The bones of this large goose were first discovered in a crevice in limestone rocks near Timaru about 1863 and were transmitted to Professor Owen for description in 1873. For some time the affinity of the owner of this wonderful structure was in doubt, but all hesitation was dispelled by the discovery of a nearly perfect skeleton, now in the British Museum, which proved the bird to be a goose, of great size, and unable, from the shortness of its wings, to fly. In correlation with this loss of power may also be noted the dwindling of the keel of the sternum. Generally, however, its osteological characters point to an affinity to Cereopsis, as was noticed by Dr Hector who first determined its Anserine character.
This giant flightless, short-legged goose stood about 1m tall and weighed up to 15 kilgrams. Bones have been found in swamps and caves in the North West and Eastern areas of the South Island. There was a smaller North Island sub-species which was also flightless, and remains of this bird have been found throughout the North Island.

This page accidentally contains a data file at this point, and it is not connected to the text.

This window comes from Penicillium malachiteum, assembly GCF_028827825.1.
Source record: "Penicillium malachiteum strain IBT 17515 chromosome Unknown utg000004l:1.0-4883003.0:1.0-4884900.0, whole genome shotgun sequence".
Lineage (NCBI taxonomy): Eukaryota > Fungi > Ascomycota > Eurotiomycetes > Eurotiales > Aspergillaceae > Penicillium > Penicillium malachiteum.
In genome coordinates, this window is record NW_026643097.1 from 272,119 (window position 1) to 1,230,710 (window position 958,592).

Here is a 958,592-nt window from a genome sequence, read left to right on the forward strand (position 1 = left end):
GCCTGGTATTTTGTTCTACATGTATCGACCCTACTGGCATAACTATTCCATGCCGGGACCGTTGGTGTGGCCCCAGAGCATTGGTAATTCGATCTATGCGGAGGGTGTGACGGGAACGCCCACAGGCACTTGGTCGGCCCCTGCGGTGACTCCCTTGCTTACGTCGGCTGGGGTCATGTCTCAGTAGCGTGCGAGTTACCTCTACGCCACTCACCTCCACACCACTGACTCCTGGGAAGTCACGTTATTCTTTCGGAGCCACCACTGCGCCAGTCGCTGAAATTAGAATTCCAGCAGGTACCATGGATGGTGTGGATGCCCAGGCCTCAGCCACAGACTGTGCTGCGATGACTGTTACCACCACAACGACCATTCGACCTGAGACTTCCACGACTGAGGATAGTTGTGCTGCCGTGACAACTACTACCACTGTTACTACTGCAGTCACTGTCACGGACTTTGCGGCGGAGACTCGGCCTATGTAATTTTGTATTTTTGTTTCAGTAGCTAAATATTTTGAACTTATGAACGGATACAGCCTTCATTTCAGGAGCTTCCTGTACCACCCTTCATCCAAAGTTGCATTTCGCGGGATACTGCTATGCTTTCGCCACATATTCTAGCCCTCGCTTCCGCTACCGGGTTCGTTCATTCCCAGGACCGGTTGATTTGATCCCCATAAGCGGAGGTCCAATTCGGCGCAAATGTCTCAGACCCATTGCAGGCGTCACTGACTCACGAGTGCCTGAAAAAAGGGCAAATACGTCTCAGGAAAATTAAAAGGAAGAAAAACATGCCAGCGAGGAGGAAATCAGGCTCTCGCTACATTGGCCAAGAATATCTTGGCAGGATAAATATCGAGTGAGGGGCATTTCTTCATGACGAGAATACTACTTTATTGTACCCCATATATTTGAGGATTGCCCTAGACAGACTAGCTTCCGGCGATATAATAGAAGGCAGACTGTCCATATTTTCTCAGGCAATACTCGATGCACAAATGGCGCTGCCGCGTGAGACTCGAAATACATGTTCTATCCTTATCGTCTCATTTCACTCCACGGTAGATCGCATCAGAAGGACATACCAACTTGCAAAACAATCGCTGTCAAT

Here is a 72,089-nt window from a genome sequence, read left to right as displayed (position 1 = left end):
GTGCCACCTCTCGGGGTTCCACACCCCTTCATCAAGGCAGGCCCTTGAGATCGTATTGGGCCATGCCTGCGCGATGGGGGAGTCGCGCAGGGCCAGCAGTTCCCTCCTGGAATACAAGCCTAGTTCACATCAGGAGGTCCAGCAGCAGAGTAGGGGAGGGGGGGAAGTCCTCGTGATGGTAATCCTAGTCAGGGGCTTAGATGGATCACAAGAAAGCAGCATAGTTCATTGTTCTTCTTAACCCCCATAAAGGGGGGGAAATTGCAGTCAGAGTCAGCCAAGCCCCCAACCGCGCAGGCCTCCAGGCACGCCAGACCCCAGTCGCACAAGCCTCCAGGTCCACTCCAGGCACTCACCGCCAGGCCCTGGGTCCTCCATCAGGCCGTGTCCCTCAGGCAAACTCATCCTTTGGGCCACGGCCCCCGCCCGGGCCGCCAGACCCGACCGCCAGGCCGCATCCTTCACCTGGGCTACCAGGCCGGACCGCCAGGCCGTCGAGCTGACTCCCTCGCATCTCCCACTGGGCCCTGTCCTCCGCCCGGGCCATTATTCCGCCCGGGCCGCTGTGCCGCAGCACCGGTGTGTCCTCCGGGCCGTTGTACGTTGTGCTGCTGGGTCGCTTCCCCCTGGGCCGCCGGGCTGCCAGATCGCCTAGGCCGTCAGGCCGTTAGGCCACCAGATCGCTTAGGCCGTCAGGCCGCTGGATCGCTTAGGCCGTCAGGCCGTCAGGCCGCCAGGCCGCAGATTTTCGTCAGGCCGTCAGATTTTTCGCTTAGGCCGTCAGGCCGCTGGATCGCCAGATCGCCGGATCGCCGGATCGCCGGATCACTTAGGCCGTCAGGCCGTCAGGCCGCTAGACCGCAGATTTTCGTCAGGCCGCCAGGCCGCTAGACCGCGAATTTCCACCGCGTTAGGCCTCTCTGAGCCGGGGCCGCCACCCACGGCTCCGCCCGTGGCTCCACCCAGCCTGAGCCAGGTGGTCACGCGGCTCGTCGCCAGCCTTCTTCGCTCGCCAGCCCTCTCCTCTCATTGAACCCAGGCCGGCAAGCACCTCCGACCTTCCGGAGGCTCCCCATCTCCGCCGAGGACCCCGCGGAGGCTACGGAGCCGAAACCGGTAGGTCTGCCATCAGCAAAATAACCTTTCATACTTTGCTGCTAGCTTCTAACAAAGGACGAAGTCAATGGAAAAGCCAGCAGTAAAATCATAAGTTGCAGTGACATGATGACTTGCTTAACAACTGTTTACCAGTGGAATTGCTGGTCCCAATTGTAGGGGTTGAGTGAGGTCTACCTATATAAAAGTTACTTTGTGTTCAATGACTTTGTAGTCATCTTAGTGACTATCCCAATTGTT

R. Holdaway says that this flightless goose was large, 10-15 kg, estimated from leg bone dimensions, flightless and terrestrial. It occurred in both islands and was a grazer on short herbage like its presumed closest ecological counterpart, Cereopsis novaehollandiae, Cape Barren goose, of southern Australia which grazed herbs under open canopy and on riparian strips in forests. He says further that the flightless goose was more abundant in the extensive areas of forest, scrub and grassland on the drier eastern side of the South Island, inhabiting open seral forests of kanuka, Kunzea ericoides, seral grasslands, and the more extensive grasslands of Central Otago. Eggs and adults were hunted by humans and dogs. Eggs and chicks were vulnerable to rats and major areas of habitat were destroyed by fire.
— Greytown, 2007.
Other common names: —
Where to find: —
Credit for the photograph: —
Illustration description: —
Proceedings of the Zoological Society, 1873.
Transactions of the New Zealand Insititute, V.6.
Oliver, W.R.B., New Zealand Birds, 1955.
Page date & version: —
Tuesday, 20 May 2014; ver2009v1